Always on the Move
I have always loved to drive fast. I don't really like going fast in a car that someone else is driving, but if I'm behind the wheel, sometimes I can't go fast enough. As I've aged, I've worked on this and don't speed anymore, but it's a constant struggle, and I'm very grateful for cruise control. It's been training me to drive the limit instead of pushing it to the limit. My second long-term partner used to tell me that he had nightmares about me dying in a fiery car crash. I'm not sure that's true, but it was enough to get me thinking about it. My third and current partner, drives slowly. At first, it made me crazy, especially if we were caravanning. But, now I've come to appreciate it. I enjoy seeing the sights as I drive by whereas before, the sights whizzed by like a blur.
I now have a long commute to and from work and do a lot of thinking in the car. I realized recently that, not only did I always drive fast, I always felt the urge to be going somewhere else. It was hard for me to stay put for long. I must have been seeking something better and have been doing that for as long as I can remember. I'm also very spontaneous, trusting my instincts to take me along the best route. What this means is that I often get waylaid. I'll be on my way home when I suddenly feel a pull to turn down a new road and find myself meandering, arriving home much later than expected. Luckily, my partner understands and expects that spontaneity knowing that, if I'm going to be terribly late, I'll call him so he doesn't worry.
I've wondered a lot lately about why I've felt that urgent need for speed and travel. I'm pretty sure it started because I wanted to escape from the abuse at home. As a child, when the family was on the road, things were usually much better. There were no beatings on vacations or visits to family. My brother and I weren't screamed at or demeaned in public. So, why wouldn't I want to be out and about as often as possible. I used to wonder why my brother didn't have that same desire to escape, but he was our mom's favorite and wanted to be home all the time. A newspaper reporter, our dad had to travel to political meetings or to cover stories. I was his favorite, so of course I wanted to go with him. With Mom not around, Dad and I always got along very well. He also visited his parents without Mom sometimes. She hated Dad's mother and looked for any excuse not to go. That meant that I had Dad all to myself for a weekend. Much later, when I was working full-time, we rode to work together each day and got very close, getting to know each other in a new way.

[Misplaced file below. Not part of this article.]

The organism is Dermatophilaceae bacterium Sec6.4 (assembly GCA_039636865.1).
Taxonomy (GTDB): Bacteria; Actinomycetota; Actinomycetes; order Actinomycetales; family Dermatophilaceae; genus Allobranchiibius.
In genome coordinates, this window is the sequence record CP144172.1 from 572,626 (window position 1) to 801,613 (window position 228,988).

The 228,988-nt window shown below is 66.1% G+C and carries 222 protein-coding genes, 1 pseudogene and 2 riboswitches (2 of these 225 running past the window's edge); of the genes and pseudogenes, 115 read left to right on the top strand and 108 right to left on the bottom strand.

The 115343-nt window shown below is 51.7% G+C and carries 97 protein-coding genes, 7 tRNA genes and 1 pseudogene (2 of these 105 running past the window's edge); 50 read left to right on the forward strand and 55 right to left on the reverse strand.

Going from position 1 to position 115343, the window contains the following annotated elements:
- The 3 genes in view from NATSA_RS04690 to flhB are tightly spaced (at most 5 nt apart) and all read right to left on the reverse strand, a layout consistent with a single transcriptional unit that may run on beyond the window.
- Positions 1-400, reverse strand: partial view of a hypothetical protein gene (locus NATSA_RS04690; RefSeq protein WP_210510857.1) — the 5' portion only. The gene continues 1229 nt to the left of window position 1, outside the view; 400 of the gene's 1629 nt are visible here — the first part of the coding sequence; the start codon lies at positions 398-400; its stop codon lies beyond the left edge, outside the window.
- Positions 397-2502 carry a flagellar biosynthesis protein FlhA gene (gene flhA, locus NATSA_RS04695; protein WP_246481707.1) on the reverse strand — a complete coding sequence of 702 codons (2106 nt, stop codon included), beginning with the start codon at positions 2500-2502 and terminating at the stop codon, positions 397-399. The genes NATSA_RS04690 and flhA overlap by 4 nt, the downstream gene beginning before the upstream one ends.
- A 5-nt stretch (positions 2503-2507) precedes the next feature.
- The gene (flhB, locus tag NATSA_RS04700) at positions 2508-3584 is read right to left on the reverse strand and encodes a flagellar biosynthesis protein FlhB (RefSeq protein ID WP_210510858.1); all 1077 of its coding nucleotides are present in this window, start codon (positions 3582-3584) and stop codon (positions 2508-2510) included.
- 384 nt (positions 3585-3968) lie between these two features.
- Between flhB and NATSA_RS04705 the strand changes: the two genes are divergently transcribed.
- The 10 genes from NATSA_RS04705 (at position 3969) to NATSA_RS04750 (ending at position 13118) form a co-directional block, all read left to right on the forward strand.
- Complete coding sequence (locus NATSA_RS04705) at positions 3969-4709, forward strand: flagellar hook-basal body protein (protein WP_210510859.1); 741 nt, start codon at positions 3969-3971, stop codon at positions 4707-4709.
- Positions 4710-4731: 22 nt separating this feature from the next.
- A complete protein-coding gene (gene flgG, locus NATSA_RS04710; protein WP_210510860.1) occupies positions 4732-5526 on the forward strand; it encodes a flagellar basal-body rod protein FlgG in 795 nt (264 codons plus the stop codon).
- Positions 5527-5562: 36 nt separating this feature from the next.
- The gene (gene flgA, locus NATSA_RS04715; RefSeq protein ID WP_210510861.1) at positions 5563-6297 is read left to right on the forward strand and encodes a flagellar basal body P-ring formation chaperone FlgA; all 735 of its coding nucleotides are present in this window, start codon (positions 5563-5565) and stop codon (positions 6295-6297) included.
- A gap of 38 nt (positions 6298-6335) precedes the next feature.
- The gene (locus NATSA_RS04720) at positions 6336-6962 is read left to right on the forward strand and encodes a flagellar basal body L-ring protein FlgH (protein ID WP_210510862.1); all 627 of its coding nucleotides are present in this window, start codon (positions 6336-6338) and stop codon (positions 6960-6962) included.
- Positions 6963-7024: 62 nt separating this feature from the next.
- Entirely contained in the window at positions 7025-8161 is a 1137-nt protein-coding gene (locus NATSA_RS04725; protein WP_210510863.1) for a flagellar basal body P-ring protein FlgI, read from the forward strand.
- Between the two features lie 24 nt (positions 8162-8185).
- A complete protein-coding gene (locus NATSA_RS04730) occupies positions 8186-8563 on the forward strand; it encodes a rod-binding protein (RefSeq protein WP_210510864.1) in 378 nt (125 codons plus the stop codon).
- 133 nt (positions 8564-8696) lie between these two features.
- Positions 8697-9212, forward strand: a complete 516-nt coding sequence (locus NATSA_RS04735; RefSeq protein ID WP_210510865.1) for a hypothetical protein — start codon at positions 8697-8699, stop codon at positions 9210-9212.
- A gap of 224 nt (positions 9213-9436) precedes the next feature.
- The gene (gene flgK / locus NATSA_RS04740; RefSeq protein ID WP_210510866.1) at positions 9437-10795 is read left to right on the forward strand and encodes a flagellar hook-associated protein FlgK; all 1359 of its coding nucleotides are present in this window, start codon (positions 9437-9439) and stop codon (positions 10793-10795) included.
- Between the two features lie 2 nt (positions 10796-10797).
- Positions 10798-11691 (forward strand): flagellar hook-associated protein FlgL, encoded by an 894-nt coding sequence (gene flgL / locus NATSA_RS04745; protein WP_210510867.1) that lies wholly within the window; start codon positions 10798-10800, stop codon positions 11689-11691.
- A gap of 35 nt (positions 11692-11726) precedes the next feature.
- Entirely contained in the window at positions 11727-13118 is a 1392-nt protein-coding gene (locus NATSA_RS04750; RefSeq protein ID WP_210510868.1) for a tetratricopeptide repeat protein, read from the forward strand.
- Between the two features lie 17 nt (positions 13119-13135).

As a parent myself, I found that sticking my kids in the car to go for a ride was the best way to have conversations with them, especially if the conversations were potentially uncomfortable. They were captive in the car, unable to escape when things got heated. Luckily, they all liked travel and were eager to have one-on-one time with me. I don't know if they realized that the ride offers were ploys, but they never turned me down.
Because I grew up in an abusive situation, I accepted abuse in my love relationships more readily than I should have. I guess I just didn't know better. I went with what was familiar, and once again, my car was my safe haven. When I was on the road, no one yelled, put me down or threw things across the room. Three times I left those situations then finally decided that I would live alone. I didn't trust myself to choose another partner wisely, but luckily, this time I did. I was very cautious and more than a little skittish, but he eventually won me over.
Although I was loved before, much more than I would ever have imagined given everyone's behaviors, I wasn't shown that love. I only found out how much each of my two partners cared after I left and my parents after they died. These same parents, who never came to a show, never asked about my music (the most important thing in my life, next to my children and grandchildren), never praised me or even acknowledged my musical abilities and often tried to convince me to follow a different path, played old cassette tapes of me singing for their friends, bragging about my talents. I wish I had known while they were still alive but only found out about it at their funerals.
Now, for the first time, I am openly admired and cared for. There is no question about whether or not I am loved. I see it everyday and am treated better than I ever thought was possible. I finally have the freedom and courage to come out of my hiding place. I can stop trying to run away. I no longer feel the pull to constantly go out and be in public. I'm happy to be at home. It's safe and peaceful. I can be myself without worrying about triggering someone's anger or jealousy. I still love travel and sometimes still have to rein in my desire to drive fast, but it's no longer an obsession. Now, I travel for pleasure, not escape, and I usually can't wait to come back home - a change I never thought I'd see.
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